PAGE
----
MIYUKI HINO: Yeah. We see a lot of different kinds of sunny day flooding. Sometimes it is the ocean is coming in over an edge. Maybe we have a seawall or a promenade, and it’s higher than that, so it’s flowing over. But in other cases, it’s actually coming in through our drainage system and up and out of the storm sewers. 

IRA FLATOW: There was a study out of Miami and actually documented by the Herald that by 2040, 64% of county septic tanks down there, almost 70,000, could have issues every year due to flooding, backing up. 

MIYUKI HINO: Yeah. I think we’re just starting to learn about a lot of emerging risks that are coming from climate change in all forms, not just sea level rise. We’re used to thinking about climate change in relation to our extreme weather events. But increasingly, we also have to worry about these slow moving gradual changes. 

IRA FLATOW: And you wanted to find how much economics this slow moving gradual change has on a community. And your study focused on Annapolis, Maryland. Used some creative ways to measure how much sunny day flooding was costing the city. 

You used a parking lot. Not your usual metric. Tell us what you did. 

MIYUKI HINO: Yeah, well, it’s tricky to study these kinds of floods because they often last just a few hours at a time, and they’re not destroying houses and infrastructure. So all of the impacts are happening in a couple of hours, and you have to measure something really frequently to detect those kinds of impacts. In Annapolis, one of the main places that floods a lot is down in their historic tourist district. It’s called City Dock, and it’s a parking lot that charges for parking. So we could actually use that record of parking transactions minute by minute to see how flooding was affecting visits to downtown. 

IRA FLATOW: And you found that the more it flooded, the less people were coming in the parking lot. 

MIYUKI HINO: Yeah. Absolutely. Downtown Annapolis in 2017 saw about 3,000 fewer customers, fewer visitors than they would have in a year with no floods. And those numbers add up really quickly as sea levels start to rise even further. 

IRA FLATOW: And when you added– of course, you pay to go park, so when you don’t pay, you’re losing money. 

MIYUKI HINO: Sure. The city is losing money just from the lack of parkers. But those businesses that rely on the people coming downtown, they’re losing customers, they’re losing diners, they’re losing tourists. So it really is an important metric that the entire community really relies on. 

IRA FLATOW: Could you put an actual figure on the economic impact? 

MIYUKI HINO: It’s trickier to do that because that depends on a lot of things, like how many people are paying for things, and what are they paying for, and how much are they spending? But we estimate that the 16 businesses that are most affected by these floods in Annapolis lost about $100,000 in revenue in 2017 due to these floods. 

IRA FLATOW: That’s a lot for a small business, isn’t it? 

MIYUKI HINO: Yeah. And a lot of these businesses are staples of the community. They’ve been there for a really long time. And fortunately, the city of Annapolis is really on top of this problem. They’re putting together plans, they’re raising money, and they’re trying to tackle it. 

IRA FLATOW: In what ways? How do you keep the water out? Or what ways do you tackle it? 

MIYUKI HINO: Well, there’s a lot of ways that you could tackle these kinds of problems. And I think it’s important to highlight that we’re not just going to sit there as sea levels rise. We can act, and we can adapt, and we can reduce the losses from these kinds of events. 

In Annapolis, they’re looking at installing pumps in that area to remove the water. In other places, you might think about elevating structures. For some businesses, they might be able to shift some of their sales to being online, or they might have communication strategies to bring in customers when it’s not flooded. So there’s a whole range of things that you could do to ensure that these businesses remain a vibrant part of the community well into the future.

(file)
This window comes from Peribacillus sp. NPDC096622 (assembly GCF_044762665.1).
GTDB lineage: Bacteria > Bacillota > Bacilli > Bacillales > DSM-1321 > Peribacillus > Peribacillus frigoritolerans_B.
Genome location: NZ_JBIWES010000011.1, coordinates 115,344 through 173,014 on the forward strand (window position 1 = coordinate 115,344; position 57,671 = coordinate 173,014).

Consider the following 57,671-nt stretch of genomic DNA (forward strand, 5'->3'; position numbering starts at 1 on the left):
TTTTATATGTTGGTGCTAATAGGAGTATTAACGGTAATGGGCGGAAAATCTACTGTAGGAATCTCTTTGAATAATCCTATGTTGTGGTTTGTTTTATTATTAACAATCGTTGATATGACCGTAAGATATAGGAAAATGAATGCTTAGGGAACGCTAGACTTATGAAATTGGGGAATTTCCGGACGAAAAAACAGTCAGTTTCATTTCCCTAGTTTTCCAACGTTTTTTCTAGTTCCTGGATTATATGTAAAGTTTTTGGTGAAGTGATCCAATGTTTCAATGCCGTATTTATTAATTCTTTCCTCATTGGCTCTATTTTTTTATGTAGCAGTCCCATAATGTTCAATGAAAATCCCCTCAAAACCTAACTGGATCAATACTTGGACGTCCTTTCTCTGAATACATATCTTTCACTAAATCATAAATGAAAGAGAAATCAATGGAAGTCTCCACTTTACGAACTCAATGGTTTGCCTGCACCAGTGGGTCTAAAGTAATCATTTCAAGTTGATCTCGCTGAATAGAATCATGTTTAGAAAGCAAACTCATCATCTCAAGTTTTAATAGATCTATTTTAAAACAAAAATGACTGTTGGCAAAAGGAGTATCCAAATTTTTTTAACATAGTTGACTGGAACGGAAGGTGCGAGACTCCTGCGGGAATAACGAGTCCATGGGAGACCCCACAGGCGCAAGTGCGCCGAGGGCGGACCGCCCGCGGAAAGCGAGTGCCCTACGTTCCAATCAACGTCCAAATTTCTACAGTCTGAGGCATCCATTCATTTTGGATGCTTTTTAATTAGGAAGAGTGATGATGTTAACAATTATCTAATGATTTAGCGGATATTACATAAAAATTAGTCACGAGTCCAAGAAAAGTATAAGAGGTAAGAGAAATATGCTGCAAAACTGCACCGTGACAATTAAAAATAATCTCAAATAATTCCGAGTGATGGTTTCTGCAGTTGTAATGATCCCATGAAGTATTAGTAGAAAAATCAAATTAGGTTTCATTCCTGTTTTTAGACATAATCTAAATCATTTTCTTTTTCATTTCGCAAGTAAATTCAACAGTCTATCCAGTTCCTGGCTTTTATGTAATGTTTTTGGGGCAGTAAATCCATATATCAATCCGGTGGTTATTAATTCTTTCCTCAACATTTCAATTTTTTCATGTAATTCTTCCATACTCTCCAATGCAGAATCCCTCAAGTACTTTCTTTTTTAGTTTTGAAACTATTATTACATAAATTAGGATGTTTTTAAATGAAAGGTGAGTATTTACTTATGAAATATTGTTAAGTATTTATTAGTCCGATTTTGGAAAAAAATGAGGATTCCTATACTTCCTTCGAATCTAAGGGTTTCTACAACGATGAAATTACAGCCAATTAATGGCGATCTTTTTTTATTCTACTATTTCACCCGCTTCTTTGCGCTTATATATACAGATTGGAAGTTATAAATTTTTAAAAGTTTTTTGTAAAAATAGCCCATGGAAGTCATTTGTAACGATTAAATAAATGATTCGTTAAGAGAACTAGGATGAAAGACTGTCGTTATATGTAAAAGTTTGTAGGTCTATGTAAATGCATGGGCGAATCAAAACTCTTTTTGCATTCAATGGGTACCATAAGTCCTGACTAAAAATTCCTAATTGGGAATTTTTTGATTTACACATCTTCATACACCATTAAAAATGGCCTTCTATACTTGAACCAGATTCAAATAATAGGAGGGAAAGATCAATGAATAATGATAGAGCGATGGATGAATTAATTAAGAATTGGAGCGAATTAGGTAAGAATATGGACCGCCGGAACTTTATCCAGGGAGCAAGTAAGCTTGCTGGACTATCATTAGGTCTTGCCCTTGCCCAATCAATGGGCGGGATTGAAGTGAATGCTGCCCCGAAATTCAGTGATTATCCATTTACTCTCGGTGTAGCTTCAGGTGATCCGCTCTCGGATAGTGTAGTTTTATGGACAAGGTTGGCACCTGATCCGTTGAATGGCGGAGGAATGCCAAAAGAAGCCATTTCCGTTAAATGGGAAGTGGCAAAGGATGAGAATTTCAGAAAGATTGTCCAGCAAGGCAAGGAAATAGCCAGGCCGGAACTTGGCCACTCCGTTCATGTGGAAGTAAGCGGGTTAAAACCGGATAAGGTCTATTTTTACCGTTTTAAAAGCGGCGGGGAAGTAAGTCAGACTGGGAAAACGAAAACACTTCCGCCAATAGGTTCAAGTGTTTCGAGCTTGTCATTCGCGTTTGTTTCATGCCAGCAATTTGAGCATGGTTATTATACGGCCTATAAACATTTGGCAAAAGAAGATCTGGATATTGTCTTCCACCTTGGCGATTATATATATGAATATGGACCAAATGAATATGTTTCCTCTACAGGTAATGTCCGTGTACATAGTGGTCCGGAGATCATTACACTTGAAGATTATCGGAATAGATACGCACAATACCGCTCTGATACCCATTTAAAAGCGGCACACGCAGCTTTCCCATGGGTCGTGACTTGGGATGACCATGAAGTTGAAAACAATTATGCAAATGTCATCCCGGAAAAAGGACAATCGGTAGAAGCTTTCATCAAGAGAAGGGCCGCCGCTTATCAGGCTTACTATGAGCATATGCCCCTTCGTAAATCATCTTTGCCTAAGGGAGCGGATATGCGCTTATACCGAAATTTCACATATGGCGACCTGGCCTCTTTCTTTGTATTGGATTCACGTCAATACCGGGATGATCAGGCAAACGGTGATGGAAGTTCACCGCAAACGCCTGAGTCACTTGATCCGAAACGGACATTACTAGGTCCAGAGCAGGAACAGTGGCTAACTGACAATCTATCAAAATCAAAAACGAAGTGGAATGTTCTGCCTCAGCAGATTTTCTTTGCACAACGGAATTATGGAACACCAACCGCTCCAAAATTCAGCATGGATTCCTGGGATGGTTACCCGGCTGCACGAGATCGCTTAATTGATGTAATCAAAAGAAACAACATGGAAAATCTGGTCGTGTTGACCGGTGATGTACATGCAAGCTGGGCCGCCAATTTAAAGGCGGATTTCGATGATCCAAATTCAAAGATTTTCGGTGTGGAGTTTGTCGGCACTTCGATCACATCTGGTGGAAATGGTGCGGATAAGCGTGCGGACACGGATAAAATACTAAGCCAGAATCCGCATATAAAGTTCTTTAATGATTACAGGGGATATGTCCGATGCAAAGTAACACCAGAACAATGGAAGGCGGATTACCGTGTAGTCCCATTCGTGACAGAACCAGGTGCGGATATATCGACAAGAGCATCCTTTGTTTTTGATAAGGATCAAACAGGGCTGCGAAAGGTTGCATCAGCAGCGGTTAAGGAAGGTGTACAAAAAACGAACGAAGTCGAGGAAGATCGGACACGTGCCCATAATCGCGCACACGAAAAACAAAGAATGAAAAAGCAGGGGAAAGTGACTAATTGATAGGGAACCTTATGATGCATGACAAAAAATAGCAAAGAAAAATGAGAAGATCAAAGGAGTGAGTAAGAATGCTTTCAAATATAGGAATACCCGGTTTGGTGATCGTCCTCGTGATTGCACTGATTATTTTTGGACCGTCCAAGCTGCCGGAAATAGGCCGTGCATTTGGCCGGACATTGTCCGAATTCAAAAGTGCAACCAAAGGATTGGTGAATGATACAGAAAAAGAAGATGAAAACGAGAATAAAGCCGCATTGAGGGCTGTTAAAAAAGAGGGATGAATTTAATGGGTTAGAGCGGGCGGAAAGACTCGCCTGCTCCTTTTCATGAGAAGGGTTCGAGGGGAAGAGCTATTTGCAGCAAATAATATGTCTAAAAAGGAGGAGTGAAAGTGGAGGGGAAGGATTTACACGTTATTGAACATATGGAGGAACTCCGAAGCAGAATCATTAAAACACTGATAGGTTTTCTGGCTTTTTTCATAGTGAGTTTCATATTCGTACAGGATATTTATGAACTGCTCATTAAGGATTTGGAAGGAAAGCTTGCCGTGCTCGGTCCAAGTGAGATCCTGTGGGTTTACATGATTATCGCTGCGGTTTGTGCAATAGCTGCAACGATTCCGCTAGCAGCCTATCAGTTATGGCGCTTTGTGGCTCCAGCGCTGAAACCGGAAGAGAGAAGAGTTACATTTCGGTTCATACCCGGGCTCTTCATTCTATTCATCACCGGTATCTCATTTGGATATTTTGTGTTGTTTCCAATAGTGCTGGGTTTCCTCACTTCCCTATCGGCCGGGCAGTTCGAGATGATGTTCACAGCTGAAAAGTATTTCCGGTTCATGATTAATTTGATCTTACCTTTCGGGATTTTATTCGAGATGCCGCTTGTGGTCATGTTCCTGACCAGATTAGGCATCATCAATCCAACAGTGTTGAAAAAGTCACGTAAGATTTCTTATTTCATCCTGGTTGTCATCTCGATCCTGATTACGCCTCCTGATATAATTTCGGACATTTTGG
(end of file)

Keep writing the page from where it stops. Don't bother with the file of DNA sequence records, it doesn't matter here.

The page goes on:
IRA FLATOW: You know, an interesting lesson about this is that when we talk about climate change and sea level rise, we think of giant ocean waves crashing. We see giant icebergs breaking off. But this is going to drip very slowly and creep very slowly into people’s lives, isn’t it? 

MIYUKI HINO: Well it’s a slow rise, but the impacts, once they’re here, will rise up really quickly. So for example, in Annapolis, the impacts that we’ve seen to date, those 3,000 lost visits, those came from about one foot of sea level rise in the past. But it’s only going to take three more inches of sea level rise to lose another 3,000 visits. And so we see this steep increase in losses that means adaptation and really planning ahead before these impacts are already upon you is really important. 

IRA FLATOW: Just three more inches to do that. Wow. And the community is aware of this and willing to act? 

MIYUKI HINO: Yeah, they are. They were fantastic partners for us throughout this study. When we met with them initially, they were clearly concerned. They were already working on how they could deal with the drainage in this particular area. And we’re hopeful that this evidence that we’ve put together will help them, and also will help a lot of other cities around the United States that are dealing with this problem to prepare appropriately. 

IRA FLATOW: Have you gotten interest from other cities who’ve read about this? 

MIYUKI HINO: Well, we know that this is a problem that affects a lot of cities. Right now, the East Coast is suffering from these types of floods a little bit more than the West Coast. But cities like Miami, Charleston, Norfolk, Virginia are all coping with these kinds of floods. And the precise impacts, the way that they materialize are going to differ from place to place, but the more evidence we have about how they’re affecting businesses, how they’re affecting public health, how they’re affecting traffic, all of that evidence is going to help us make better decisions about where and how to invest. 

IRA FLATOW: Well, we wish you good luck, and keep in touch as you– 

MIYUKI HINO: Thanks for having me. 

IRA FLATOW: You’re welcome. Miyuki Hino is a PhD candidate in Environment and Resources at Stanford University.